In May, the chlorophyll-a levels ranged between 1.2 µg/L off Fischland and 7.0 µg/L east of Sassnitz, corresponding to 280 % of the long-term means. Farther east, values below the long-term means were measured, and slightly elevated values in the sea area extending north of Boltenhagen to the waters northwest of Hiddensee. The end of the spring algal growth was marked by biomass volumes ranging from 0.5 mm³/L north of Boltenhagen to 1.0 mm³/L in the Pomeranian Bight, where Diatoma elongatum was dominant; the dominant species between Boltenhagen and Warnemünde was Dictyocha speculum.
In June, chlorophyll-a concentrations varied between 1.1 µg/L northwest of Hiddensee and 4.7 µg/L in the Pomeranian Bight, with monthly mean values clearly exceeded between Boltenhagen and Fischland. Phytoplankton biovolumes ranged between 0.1 mm³/L northwest of Hiddensee and 1.1 mm³/L north of Boltenhagen.
Inner coastal waters of Mecklenburg-Vorpommern
In January and February, chlorophyll-a levels varied between 0.9 µg/L and 90.9 µg/L, which was normal for the season. Biovolumes mostly were below 0.1 mm³/L but reached 0.5 mm³/L in the brackish "Salzhaff" and Strelasund.
In March, Chl a values between 1.7 (Salzhaff) and 135 µg/L (Darss coastal lagoons) were measured. The values in some areas were markedly below the long-term means, while at some stations they were far above them. In the Greifswalder Bodden, for example, the Chl a values were 4 - 6 times higher than normal, which was due in part to massive growth of the diatoms Skeletonema costatum and Melosira arctica. In the waters of Stettiner Haff, diatoms of the genus Thalassiosira as well as Teleaulax acuta led to elevated Chl a values. By 24.3., chlorophyll-a levels and biovolumes had dropped sharply.
In the sea area of Strelasund/Greifswalder Bodden, strikingly low chlorophyll-a values between 3.0 and 7.4 µg/L were measured in April (the long-term means range from 16.5 to 20.0 µg/L). On the whole, the diversity of the phytoplankton community was low, and the transition
to the summer assemblage was dominated by Chrysophyceae. Small quantities of Heterocapsa rotundata and Teleaulax acuta were present in all areas.
The chlorophyll-a concentrations in May ranged between 2.4 µg/L in the Wismar Bight and 207 µg/L in the Unterwarnow and were mostly below the long-term means. However, the extreme value in the Unterwarnow was 4 time higher than normal, reflecting the dominance of the diatoms Stephanodiscus hantzschii and Melosira granulata. Phytoplankton in the inner coastal waters of the western Baltic was dominated by Dictyocha speculum and Skeletonema costatum. In the Greifswalder Bodden/Strelasund area, extremely high pico- and nanophytoplankton levels were found. In the waters of Stettiner Haff, an atypical phytoplankton community of small flagellates (130 million cells/litre, biovolume 4.3 mm³/L) and diatoms of the genus Coscinodiscus was found, the latter part of the summer assemblage. First Cyanophyceae of the genus Microcystis as well as Aphanizomenon flos-aquae were observed.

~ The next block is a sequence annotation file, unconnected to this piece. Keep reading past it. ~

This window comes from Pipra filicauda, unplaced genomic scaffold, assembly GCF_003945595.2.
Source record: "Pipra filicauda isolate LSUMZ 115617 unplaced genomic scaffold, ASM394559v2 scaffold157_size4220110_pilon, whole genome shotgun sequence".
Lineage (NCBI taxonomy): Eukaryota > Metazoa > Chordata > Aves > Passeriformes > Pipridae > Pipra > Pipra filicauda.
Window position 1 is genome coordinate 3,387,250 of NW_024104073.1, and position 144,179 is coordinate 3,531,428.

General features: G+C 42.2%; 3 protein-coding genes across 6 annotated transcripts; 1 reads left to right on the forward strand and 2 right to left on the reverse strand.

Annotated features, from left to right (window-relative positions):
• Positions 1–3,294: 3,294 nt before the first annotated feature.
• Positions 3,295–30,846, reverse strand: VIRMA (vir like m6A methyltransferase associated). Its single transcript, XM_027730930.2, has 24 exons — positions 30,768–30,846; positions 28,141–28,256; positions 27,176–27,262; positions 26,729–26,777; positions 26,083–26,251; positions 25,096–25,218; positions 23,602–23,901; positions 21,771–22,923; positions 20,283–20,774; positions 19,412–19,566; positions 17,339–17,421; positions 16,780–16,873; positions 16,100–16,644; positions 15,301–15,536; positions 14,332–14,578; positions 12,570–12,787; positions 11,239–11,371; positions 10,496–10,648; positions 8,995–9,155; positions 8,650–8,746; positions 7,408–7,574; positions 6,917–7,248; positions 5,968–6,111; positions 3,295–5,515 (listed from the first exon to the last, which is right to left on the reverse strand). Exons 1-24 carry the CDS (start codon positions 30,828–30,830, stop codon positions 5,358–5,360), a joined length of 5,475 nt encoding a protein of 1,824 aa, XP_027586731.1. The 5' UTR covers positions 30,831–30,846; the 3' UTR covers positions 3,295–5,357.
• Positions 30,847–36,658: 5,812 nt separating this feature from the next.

Also in June, the Chl a values were mostly below the long-term means. Values ranged from 1.5 µg/L in the brackish "Salzhaff" to 107 µg/L in the Stettiner Haff, with long-term means clearly exceeded; this was partly due to the typical early summer growth of the diatom species Coscinodiscus (biovolumes of 7.0 mm³/L at 237,000 cells/litre).
Cod average catches per hour in the Mecklenburg Bight and Arkona Sea were at the prior-year level, with an above-average proportion of the 2003 year class in the total cod stock. In the Bornholm Sea, cod catches again had declined markedly. The abundance of sprat in the Bornholm Basin in 2004 returned to the levels of 1999 to 2002, after a strong decline had been observed in 2003 due to the major inflow of cold water. A higher proportion of herring was found in the catches of the area investigated, i.e. Arkona Sea, Bornholm Sea, and western Gotland Sea.